April 14, 2014 | By Alicia Banks and Rong-Gong Lin II
With just a few hours left before the the first total eclipse of 2014, the Griffith Observatory is bracing for big crowds tonight and is warning of possible traffic jams for the "blood moon. " "We are expecting large crowds," the observatory said in a statement. "Those attending should expect traffic congestion and long walks from parking. " The observatory will be open to visitors, who can look up at the eclipse either from the building itself or from the grass and sidewalk areas.
August 1, 2013 | By Amina Khan
Enceladus, the icy moon that circles Saturn and shoots out jets of water, emits a much larger amount of water at the farthest point in its orbit, according to a new study published in the journal Nature. The discovery backs up a years-old theory and provides the researchers with fresh insight into this geophysically intriguing body. Enceladus, named after one of the giant children of mother Earth in Greek mythology, has long intrigued planetary scientists (as well as astrobiologists wondering if primitive life could exist in extreme environments)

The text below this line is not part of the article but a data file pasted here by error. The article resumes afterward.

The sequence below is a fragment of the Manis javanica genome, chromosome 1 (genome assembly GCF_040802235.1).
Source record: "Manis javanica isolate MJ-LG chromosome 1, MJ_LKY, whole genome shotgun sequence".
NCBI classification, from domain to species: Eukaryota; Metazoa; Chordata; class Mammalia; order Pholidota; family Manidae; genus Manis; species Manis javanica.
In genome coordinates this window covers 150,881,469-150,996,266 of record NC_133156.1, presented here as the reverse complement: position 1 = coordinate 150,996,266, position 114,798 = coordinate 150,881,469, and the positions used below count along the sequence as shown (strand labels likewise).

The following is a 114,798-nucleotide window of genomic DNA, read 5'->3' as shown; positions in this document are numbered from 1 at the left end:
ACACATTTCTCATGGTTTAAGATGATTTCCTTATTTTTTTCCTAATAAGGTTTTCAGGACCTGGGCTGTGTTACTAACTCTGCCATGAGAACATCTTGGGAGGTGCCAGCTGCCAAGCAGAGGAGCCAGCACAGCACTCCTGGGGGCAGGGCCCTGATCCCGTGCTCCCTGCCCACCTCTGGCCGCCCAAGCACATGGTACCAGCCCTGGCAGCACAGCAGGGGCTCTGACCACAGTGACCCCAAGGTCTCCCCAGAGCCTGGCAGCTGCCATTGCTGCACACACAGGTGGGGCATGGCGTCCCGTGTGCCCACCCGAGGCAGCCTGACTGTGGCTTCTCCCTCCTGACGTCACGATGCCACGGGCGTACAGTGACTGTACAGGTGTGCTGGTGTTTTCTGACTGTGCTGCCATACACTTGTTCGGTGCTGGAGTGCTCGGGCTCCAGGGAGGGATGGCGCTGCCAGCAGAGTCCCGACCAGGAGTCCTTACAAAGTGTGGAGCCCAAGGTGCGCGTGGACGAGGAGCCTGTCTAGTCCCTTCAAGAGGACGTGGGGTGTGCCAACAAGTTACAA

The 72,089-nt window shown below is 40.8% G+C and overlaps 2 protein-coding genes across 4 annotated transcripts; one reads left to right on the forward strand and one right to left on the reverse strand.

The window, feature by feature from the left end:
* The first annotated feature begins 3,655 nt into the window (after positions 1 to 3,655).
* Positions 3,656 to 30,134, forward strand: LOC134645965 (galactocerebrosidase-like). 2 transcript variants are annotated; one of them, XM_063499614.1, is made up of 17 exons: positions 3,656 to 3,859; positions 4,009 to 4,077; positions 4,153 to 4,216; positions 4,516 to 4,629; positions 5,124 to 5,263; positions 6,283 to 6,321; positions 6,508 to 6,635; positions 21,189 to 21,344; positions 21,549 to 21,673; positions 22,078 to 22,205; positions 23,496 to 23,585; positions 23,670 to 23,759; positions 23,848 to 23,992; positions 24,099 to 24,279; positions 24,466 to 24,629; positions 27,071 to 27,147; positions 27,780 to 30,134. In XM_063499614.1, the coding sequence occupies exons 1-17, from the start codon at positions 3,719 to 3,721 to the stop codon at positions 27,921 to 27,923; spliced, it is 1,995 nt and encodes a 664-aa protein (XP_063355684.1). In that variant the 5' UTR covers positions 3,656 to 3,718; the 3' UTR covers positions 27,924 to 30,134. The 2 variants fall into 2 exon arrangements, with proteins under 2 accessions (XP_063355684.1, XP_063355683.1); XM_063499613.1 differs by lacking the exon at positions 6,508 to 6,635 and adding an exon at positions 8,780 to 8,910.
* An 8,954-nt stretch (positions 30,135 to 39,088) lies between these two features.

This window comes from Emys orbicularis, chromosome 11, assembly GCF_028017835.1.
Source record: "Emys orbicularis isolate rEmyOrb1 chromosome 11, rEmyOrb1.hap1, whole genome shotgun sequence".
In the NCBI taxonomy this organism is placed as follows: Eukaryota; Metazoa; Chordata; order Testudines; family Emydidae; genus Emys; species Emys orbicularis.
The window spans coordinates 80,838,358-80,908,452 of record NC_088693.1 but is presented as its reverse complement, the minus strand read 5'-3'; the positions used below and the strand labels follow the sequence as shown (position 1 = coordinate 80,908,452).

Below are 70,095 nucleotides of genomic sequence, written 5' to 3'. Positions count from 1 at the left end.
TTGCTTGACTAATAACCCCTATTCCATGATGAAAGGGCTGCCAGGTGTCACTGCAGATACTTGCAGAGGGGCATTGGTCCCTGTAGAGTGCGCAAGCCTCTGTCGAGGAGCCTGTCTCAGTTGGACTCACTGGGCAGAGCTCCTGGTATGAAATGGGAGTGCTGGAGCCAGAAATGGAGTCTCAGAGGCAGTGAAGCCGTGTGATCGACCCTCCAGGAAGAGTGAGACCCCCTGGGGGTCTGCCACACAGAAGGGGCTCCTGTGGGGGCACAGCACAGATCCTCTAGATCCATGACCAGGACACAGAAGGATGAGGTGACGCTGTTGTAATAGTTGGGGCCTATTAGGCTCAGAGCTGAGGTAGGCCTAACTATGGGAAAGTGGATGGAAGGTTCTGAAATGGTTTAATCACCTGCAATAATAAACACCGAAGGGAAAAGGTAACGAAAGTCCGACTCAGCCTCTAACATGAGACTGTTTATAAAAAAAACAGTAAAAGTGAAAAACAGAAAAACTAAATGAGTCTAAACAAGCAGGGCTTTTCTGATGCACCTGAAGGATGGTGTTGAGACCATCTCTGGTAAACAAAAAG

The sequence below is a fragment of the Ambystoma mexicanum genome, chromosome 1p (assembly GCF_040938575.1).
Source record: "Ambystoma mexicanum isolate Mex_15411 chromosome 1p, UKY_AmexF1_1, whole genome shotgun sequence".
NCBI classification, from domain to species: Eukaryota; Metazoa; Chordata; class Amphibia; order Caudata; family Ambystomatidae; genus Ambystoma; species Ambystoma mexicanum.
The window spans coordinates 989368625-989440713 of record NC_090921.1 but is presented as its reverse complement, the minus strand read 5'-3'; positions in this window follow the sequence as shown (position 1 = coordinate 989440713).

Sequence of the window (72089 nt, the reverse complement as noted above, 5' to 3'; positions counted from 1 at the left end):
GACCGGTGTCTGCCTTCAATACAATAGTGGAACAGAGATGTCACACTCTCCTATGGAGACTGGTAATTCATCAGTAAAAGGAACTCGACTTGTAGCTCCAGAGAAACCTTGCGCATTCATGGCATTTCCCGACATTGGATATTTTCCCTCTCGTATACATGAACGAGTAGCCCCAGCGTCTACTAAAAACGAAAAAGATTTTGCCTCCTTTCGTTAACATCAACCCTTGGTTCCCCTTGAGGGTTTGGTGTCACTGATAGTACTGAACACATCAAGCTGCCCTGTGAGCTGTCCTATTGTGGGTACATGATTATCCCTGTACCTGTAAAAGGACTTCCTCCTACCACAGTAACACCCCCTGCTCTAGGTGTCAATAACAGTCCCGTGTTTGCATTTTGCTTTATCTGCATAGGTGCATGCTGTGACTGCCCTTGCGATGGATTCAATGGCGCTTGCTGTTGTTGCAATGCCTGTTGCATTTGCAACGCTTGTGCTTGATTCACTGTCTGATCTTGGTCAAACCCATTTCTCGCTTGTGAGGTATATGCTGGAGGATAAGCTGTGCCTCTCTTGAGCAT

April 15, 2014 | By Paul Whitefield
Stayed up well past my bedtime Monday night to catch the “blood moon.” Wish I would've known that it was a sign of the apocalypse - I might have lingered a little longer. What's that? You didn't know either? That's OK - that's why God (or Al Gore) invented the Internet. Sarah Pulliam Bailey has the particulars over at Religion News Service in her story , “ 'Blood moon' sets off apocalyptic debate among some Christians.” Full disclosure: I mostly skipped Sunday school.
September 12, 2012 | By Karen Kaplan, Los Angeles Times
Fifty years ago today, President Kennedy made his case to the American people that the country should send a man to the moon. “We choose to go to the moon in this decade and do the other things not because they are easy but because they are hard,” Kennedy told an outdoor audience at Rice University in Houston. The Sept. 12, 1962, speech came more than a year after the Soviets sent cosmonaut Yuri Gagarin into space, becoming the first human to orbit the Earth. His April 12, 1961, flight lasted less than two hours, but the space race was on. Three weeks later, NASA astronaut Alan Shepard became the first American to travel to space with a five-minute suborbital flight.
December 6, 2012 | By Scott Gold, Los Angeles Times
A pair of NASA orbiters has given scientists their highest-fidelity look at the moon, a leap that could help explain the evolution of the solar system's rocky planets, including Earth. Scientists announced the first results Wednesday from the $496-million GRAIL mission, the Gravity Recovery and Interior Laboratory, which consists of two washing-machine-size spacecraft that operate in tandem. GRAIL lifted off from Cape Canaveral, Fla., in September 2011, and the spacecraft are now circling the moon, studying its structure, surface and composition.